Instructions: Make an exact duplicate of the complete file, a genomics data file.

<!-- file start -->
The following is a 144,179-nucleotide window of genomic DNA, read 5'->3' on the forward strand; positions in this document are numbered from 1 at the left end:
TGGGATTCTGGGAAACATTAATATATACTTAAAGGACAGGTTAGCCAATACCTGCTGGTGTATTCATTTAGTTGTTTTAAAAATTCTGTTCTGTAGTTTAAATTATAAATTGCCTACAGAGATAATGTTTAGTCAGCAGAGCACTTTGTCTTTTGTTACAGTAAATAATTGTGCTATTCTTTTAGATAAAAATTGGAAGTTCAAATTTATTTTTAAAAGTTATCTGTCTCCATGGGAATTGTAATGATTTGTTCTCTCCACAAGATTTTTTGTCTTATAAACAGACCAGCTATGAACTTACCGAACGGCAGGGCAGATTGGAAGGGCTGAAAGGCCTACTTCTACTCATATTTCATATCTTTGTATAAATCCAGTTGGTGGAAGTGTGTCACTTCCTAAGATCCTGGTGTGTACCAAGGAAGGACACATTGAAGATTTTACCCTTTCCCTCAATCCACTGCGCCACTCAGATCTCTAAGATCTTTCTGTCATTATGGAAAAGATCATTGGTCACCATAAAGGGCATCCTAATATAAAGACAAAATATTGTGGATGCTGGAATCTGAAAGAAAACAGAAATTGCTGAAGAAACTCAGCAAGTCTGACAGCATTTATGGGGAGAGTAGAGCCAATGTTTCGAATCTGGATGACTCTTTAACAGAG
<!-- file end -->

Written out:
The following is a 144,179-nucleotide window of genomic DNA, read 5'->3' on the forward strand; positions in this document are numbered from 1 at the left end:
TGGGATTCTGGGAAACATTAATATATACTTAAAGGACAGGTTAGCCAATACCTGCTGGTGTATTCATTTAGTTGTTTTAAAAATTCTGTTCTGTAGTTTAAATTATAAATTGCCTACAGAGATAATGTTTAGTCAGCAGAGCACTTTGTCTTTTGTTACAGTAAATAATTGTGCTATTCTTTTAGATAAAAATTGGAAGTTCAAATTTATTTTTAAAAGTTATCTGTCTCCATGGGAATTGTAATGATTTGTTCTCTCCACAAGATTTTTTGTCTTATAAACAGACCAGCTATGAACTTACCGAACGGCAGGGCAGATTGGAAGGGCTGAAAGGCCTACTTCTACTCATATTTCATATCTTTGTATAAATCCAGTTGGTGGAAGTGTGTCACTTCCTAAGATCCTGGTGTGTACCAAGGAAGGACACATTGAAGATTTTACCCTTTCCCTCAATCCACTGCGCCACTCAGATCTCTAAGATCTTTCTGTCATTATGGAAAAGATCATTGGTCACCATAAAGGGCATCCTAATATAAAGACAAAATATTGTGGATGCTGGAATCTGAAAGAAAACAGAAATTGCTGAAGAAACTCAGCAAGTCTGACAGCATTTATGGGGAGAGTAGAGCCAATGTTTCGAATCTGGATGACTCTTTAACAGAG